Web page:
Our University of Glasgow study team, supported by a Wellcome Trust Investigator Award, is examining how responses to end of life issues are developing around the world, and with what consequences.
Death, dying and bereavement are topics that mainly sit on the margins of the humanities and social sciences. Whilst end of life care attracts growing research interest, we take the view that this is often within limited paradigms searching for linear solutions to questions of ‘efficacy’, ‘cost’ and wider ‘roll out’.
Our contention is that much work in this field has been either too remote to be relevant to policy and practice or too embedded within existing clinical and policy assumptions to offer scope for theorisation and critical thinking. We seek to explore these issues and find ways in which they might be resolved. Our goal is to provide new ways of addressing the major challenges the world is facing as the global population grows and ages and as the number of people dying each year increases dramatically.
A duty of foresight?
It is dangerous for social scientists to engage too much in prediction. But on some matters we may have a duty of developing foresight. We think of foresight about the future of dying as involving watchfulness, attentiveness, care and caution. We also see foresight as closely linked to insight.
Most of the ‘noise’ on the subject of how we die is occurring in the global north, where there is growing anxiety about how the ‘baby boomers’ are to be cared for at the end of life. But the affluent world will not be where the biggest increases in the number of deaths will occur over the coming decades. These will be in the low and middle income countries, which already account for 40 out of 56 million deaths annually.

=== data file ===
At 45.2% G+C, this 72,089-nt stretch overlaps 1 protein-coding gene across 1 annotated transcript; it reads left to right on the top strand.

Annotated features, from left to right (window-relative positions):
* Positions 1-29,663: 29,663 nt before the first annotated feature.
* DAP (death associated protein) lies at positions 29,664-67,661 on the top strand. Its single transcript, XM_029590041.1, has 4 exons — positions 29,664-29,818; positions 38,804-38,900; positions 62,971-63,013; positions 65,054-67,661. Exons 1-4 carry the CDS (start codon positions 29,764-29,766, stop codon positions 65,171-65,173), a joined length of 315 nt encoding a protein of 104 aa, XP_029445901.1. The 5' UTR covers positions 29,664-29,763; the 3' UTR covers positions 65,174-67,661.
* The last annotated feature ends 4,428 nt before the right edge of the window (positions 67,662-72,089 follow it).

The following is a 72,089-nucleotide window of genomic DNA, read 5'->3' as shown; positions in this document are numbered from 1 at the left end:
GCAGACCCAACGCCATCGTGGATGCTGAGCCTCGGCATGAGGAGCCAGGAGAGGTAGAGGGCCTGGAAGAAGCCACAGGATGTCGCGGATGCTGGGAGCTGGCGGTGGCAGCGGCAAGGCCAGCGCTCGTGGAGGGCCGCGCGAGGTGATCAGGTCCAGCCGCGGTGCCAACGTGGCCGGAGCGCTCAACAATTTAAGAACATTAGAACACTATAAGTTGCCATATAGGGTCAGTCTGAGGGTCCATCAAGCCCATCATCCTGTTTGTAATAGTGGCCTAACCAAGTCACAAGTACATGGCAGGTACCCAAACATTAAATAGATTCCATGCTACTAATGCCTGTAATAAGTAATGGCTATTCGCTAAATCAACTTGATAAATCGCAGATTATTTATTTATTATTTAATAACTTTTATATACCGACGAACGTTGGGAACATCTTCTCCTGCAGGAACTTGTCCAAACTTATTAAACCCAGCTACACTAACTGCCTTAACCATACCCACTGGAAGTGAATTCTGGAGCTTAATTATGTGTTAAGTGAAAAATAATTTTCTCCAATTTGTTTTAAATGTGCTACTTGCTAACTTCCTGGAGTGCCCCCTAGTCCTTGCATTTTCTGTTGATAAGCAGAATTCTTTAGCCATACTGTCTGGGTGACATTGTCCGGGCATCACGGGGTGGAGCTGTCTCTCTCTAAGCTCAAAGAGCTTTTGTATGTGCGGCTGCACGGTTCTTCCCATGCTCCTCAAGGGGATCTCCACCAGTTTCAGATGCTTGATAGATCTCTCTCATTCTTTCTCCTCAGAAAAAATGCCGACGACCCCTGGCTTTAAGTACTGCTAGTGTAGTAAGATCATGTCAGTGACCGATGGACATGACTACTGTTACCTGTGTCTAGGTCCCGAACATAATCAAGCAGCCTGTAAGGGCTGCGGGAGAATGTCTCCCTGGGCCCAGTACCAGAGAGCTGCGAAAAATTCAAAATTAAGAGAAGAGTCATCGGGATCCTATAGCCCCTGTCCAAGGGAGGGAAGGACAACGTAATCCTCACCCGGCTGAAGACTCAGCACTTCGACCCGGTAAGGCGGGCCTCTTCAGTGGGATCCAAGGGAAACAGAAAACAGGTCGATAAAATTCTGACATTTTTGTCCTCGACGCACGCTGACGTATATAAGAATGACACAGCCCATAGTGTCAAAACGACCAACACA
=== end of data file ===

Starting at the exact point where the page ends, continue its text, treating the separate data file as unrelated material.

How do we understand the implications of this, what questions should we be asking and what theoretical frameworks will help us in such an exploration? How can we develop a more rounded sense of ‘foresight’ about what is going to happen and how global and local society might respond?
Transfer or translation?
Dipesh Chakrabarty, writing from the perspective of ‘post colonial studies’ has suggested that non-European societies continue to be seen as occupying the ‘waiting room of history’ – aspiring to a future which is that of ‘Europe’. He suggests that we should stop looking at history as a developmental process which pays attention only to the transfer of modernity from Europe to the other parts of the world. Rather we need to look at the history of translation of modernity from Europe to the other places through a pluralised relationship with it. This would allow us to better understand the plurality of past and present and therefore anticipate plural futures.
We are attracted to the potential of this for exploring how the global future of end of life care might develop.
Focussing on ‘interventions’ – locus and focus
Our approach centres on ‘interventions’ at the end of life. We are seeing interventions broadly, as ‘organised responses to end of life issues’. We do not intend to limit our enquiry to those interventions which are defined by the healthcare system. Part of that strategy involves the creation of a taxonomy of end of life interventions.
We see interventions of varied and different focus – clinical actions, guidelines and protocols; the organisation of specific services; formalised policies and related strategies; activities centred on advocacy; legal frameworks; cultural engagement and products; educational programmes – and possibly (to be reflexive) research itself.